Bay Area Digital Executive Dinner Series 

Register for the event by completing the form below.

Farallon | 450 Post Street | San Francisco, CA 94102
Wednesday, May 1 at 6pm PT

ISG Partner, Prashant Kelker will present
Implementing & Tracking a Digital Operating Model

TOPIC:  Implementing & Managing New Digital Operating Models

WHY ATTEND:  This session will focus on understanding what others are doing to establish and govern digital operating models in the new world.  We will be speaking to the challenges they face, and how some companies have overcome these challenges – the key topics we will address are:

• How should the organization structure adapt/change to address new digital models, and how have the leading companies executed change management?

• How will the design and execution of technology transformation programs inform and build its required target business capabilities iteratively using an evolving provider ecosystem?

• How do you ensure a solid digital backbone and operating model is established and maintained to scale and ensure quality in your transformation programs?

• How do you harness emerging technologies and bring them to mass scale usage within your enterprise (automation, analytics, ML, cloud, blockchain, etc.)


  • 6pm PT Networking/Happy Hour:  45 minutes
  • 7pm PT Dinner:
  • Appetizer:  Implementing & Tracking a Digital Operating Mode
    Presented by Prashant Kelker, ISG Partner - Digital Strategy & Solutions
  • Dinner:  Open Q&A
  • Dessert:  Future Topics & Networking

This is a great opportunity to network and learn from peers. Feel free to bring a colleague!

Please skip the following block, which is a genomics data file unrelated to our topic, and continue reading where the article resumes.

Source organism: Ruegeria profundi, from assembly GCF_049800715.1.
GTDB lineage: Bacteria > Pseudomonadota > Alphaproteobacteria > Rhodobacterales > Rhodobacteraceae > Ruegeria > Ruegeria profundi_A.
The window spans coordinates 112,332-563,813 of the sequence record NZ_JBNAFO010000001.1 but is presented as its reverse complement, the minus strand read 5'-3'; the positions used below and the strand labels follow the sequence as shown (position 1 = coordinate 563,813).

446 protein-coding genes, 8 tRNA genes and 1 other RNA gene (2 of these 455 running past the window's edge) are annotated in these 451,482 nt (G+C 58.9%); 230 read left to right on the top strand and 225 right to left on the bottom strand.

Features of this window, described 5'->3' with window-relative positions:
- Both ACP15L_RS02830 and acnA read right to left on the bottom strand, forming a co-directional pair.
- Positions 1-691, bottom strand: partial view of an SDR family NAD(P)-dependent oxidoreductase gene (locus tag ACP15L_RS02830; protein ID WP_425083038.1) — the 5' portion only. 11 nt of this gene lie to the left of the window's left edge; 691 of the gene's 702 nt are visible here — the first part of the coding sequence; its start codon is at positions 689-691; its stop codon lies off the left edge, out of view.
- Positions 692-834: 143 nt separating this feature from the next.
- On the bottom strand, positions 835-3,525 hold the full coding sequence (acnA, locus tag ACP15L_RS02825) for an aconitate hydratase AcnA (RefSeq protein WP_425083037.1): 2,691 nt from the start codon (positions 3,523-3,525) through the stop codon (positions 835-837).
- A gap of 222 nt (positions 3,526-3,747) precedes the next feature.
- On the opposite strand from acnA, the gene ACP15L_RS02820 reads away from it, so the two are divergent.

Upcoming dinners:

Date TBD - Palo Alto: Blockchain Reality & Impact

Date TBD - San Francisco: The Automation Journey Conundrum

Pulling the Renegotiation Levers

Of the many factors that come into play during sourcing decision-making, financial drivers within the existing contract are critical.

Companies must decide whether to renegotiate their contract with their current provider (re-source), choose a new service provider, or bring the services back in house (in-source). Several clients that I worked with over the past couple of years made a conscience decision to renegotiate with their current service provider based solely on the overall financial implications of the deal. 

Service levels, client satisfaction surveys, balance of trade issues, and executive relationships all had an impact in renegotiations, but the most important factors for these clients were based on the NPV (net present value) and profit margins over the term of the deal.

History shows that most companies with outsourcing agreements will undergo significant restructuring during the term, a majority within the first 3 to 4 years, and most (75 percent) with the incumbent service provider.  Furthermore, most of the remainder is re-sourced rather than in-sourced, and only a very small number are in such trouble that litigation is pursued.

When renegotiating a contract, companies should consider financial flexibility and control as part of the overall process.  Providers may not like this approach, but it will pay significant dividends in the long-run for the client.  Examples of financial leverage include eliminating exclusivity restrictions, reducing termination for convenience costs, rights to use third parties, benchmarking rights and lower minimum commitments.

Service providers might be reluctant, especially when financial benefits are reaped by their client, but they know financial drivers are not the only factors when renegotiating a contract.  Other dynamics must be considered, such as increased service incentives, ability to add or change service levels (increased revenues to the supplier), and the potential for a healthy relationship that fosters and facilitates future growth or international expansion.

Renegotiation should be approached as a normal and necessary adjustment to changing conditions.  Financial flexibility and effective management of the supplier relationship are key to the long-term success of a deal.